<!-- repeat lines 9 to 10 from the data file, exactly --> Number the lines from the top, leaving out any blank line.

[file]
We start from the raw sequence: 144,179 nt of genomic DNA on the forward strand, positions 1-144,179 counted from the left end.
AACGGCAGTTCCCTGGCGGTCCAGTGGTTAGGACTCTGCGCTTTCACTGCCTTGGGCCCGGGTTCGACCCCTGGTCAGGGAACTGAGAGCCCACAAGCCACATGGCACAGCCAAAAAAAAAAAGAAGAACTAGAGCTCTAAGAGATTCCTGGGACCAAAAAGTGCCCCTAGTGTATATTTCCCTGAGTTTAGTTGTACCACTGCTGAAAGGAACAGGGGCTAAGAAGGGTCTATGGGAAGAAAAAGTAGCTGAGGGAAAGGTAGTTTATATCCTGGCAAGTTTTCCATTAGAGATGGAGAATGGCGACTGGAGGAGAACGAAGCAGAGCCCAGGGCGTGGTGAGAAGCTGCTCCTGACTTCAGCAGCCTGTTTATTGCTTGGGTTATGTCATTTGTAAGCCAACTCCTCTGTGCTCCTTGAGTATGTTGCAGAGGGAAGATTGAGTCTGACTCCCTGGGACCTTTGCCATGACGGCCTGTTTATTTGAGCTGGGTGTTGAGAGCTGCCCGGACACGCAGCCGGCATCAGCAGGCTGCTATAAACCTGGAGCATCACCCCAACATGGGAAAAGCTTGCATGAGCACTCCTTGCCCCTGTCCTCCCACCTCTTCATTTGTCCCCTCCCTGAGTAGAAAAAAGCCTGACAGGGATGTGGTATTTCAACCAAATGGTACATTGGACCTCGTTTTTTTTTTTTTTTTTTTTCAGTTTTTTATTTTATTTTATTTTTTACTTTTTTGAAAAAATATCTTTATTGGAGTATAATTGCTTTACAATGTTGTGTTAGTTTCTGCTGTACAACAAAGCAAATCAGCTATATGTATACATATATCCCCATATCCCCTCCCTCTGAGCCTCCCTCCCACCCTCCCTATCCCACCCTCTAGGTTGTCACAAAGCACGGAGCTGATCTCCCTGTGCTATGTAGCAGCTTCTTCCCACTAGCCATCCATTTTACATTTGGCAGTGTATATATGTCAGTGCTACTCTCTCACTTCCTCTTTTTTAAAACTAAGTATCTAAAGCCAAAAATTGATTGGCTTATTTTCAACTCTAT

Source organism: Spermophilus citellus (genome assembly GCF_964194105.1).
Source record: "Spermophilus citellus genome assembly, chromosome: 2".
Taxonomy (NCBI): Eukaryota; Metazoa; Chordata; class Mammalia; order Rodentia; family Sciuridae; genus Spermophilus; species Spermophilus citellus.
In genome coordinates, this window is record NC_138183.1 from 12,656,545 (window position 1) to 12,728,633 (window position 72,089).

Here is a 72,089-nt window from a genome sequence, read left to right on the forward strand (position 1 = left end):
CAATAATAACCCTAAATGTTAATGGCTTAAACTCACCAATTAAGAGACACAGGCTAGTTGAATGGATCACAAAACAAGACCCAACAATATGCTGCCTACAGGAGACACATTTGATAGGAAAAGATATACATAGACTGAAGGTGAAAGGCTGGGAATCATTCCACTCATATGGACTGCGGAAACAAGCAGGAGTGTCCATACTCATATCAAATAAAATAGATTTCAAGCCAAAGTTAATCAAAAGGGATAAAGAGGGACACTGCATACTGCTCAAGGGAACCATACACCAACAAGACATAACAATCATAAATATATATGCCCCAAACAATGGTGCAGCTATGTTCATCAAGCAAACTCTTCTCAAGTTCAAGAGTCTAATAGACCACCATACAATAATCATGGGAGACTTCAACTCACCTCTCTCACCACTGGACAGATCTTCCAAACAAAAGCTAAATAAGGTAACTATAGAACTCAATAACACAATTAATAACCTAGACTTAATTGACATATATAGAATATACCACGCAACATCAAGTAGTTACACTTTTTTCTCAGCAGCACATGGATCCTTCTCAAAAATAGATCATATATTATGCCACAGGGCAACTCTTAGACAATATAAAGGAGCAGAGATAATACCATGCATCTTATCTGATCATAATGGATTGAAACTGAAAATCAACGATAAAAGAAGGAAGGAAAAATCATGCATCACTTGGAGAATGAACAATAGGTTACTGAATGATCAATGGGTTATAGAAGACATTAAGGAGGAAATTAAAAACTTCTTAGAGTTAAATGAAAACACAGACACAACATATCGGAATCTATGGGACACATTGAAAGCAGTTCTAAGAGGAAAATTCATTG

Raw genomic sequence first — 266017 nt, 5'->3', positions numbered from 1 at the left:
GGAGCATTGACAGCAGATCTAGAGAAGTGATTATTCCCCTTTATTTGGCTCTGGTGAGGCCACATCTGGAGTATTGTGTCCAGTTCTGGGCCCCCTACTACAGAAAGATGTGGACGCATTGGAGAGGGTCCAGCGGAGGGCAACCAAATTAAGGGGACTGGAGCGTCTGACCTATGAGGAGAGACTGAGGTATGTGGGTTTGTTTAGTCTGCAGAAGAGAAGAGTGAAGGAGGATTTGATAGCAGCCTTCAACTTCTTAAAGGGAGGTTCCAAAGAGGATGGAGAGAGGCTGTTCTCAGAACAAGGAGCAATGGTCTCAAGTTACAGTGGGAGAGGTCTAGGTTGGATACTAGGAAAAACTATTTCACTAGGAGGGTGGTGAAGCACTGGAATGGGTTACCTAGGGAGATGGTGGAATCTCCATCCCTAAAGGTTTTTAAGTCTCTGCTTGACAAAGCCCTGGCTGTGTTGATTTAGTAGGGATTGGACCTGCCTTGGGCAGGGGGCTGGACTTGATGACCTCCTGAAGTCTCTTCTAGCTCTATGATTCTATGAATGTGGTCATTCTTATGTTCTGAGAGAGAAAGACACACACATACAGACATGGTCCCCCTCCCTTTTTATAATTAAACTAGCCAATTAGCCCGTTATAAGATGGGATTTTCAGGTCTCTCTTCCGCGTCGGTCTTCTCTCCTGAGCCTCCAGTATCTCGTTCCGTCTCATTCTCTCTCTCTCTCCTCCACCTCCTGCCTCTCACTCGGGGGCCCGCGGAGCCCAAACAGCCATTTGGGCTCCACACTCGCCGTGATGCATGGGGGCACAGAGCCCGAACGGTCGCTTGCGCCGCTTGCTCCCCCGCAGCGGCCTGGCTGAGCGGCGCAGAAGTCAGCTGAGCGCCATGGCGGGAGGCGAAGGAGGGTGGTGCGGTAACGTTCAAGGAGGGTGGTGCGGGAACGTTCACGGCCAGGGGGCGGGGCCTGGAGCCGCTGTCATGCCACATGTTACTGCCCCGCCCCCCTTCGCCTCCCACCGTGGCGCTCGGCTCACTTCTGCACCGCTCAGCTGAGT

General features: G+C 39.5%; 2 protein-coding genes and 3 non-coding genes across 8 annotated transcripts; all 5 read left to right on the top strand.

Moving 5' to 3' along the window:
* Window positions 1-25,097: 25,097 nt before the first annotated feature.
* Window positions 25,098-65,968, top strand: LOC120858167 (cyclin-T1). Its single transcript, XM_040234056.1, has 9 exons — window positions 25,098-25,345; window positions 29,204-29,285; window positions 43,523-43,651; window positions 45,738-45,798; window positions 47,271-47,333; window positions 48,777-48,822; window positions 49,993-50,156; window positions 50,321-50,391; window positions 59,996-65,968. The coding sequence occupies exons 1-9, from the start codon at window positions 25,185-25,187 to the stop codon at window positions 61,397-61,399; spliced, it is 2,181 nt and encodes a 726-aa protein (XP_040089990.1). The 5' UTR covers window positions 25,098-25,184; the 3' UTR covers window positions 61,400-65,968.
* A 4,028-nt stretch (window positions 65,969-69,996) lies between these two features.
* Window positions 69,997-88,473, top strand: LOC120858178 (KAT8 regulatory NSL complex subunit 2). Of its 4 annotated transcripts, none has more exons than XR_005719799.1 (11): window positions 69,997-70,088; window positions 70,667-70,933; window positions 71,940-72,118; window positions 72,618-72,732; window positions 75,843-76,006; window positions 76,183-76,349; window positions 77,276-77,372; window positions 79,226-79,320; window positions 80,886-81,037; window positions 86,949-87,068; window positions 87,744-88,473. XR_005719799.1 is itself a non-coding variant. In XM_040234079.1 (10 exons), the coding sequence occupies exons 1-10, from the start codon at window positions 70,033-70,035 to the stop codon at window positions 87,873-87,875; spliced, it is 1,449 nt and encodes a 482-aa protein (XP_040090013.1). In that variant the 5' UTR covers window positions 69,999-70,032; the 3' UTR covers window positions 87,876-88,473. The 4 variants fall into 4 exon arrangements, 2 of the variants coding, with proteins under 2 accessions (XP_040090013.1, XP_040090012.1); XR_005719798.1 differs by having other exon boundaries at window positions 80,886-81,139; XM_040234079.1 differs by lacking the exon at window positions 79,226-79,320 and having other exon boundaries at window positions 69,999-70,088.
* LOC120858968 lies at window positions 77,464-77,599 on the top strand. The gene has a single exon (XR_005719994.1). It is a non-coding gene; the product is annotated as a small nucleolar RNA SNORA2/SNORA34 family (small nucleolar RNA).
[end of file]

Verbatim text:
Raw genomic sequence first — 266017 nt, 5'->3', positions numbered from 1 at the left:
GGAGCATTGACAGCAGATCTAGAGAAGTGATTATTCCCCTTTATTTGGCTCTGGTGAGGCCACATCTGGAGTATTGTGTCCAGTTCTGGGCCCCCTACTACAGAAAGATGTGGACGCATTGGAGAGGGTCCAGCGGAGGGCAACCAAATTAAGGGGACTGGAGCGTCTGACCTATGAGGAGAGACTGAGGTATGTGGGTTTGTTTAGTCTGCAGAAGAGAAGAGTGAAGGAGGATTTGATAGCAGCCTTCAACTTCTTAAAGGGAGGTTCCAAAGAGGATGGAGAGAGGCTGTTCTCAGAACAAGGAGCAATGGTCTCAAGTTACAGTGGGAGAGGTCTAGGTTGGATACTAGGAAAAACTATTTCACTAGGAGGGTGGTGAAGCACTGGAATGGGTTACCTAGGGAGATGGTGGAATCTCCATCCCTAAAGGTTTTTAAGTCTCTGCTTGACAAAGCCCTGGCTGTGTTGATTTAGTAGGGATTGGACCTGCCTTGGGCAGGGGGCTGGACTTGATGACCTCCTGAAGTCTCTTCTAGCTCTATGATTCTATGAATGTGGTCATTCTTATGTTCTGAGAGAGAAAGACACACACATACAGACATGGTCCCCCTCCCTTTTTATAATTAAACTAGCCAATTAGCCCGTTATAAGATGGGATTTTCAGGTCTCTCTTCCGCGTCGGTCTTCTCTCCTGAGCCTCCAGTATCTCGTTCCGTCTCATTCTCTCTCTCTCTCCTCCACCTCCTGCCTCTCACTCGGGGGCCCGCGGAGCCCAAACAGCCATTTGGGCTCCACACTCGCCGTGATGCATGGGGGCACAGAGCCCGAACGGTCGCTTGCGCCGCTTGCTCCCCCGCAGCGGCCTGGCTGAGCGGCGCAGAAGTCAGCTGAGCGCCATGGCGGGAGGCGAAGGAGGGTGGTGCGGTAACGTTCAAGGAGGGTGGTGCGGGAACGTTCACGGCCAGGGGGCGGGGCCTGGAGCCGCTGTCATGCCACATGTTACTGCCCCGCCCCCCTTCGCCTCCCACCGTGGCGCTCGGCTCACTTCTGCACCGCTCAGCTGAGT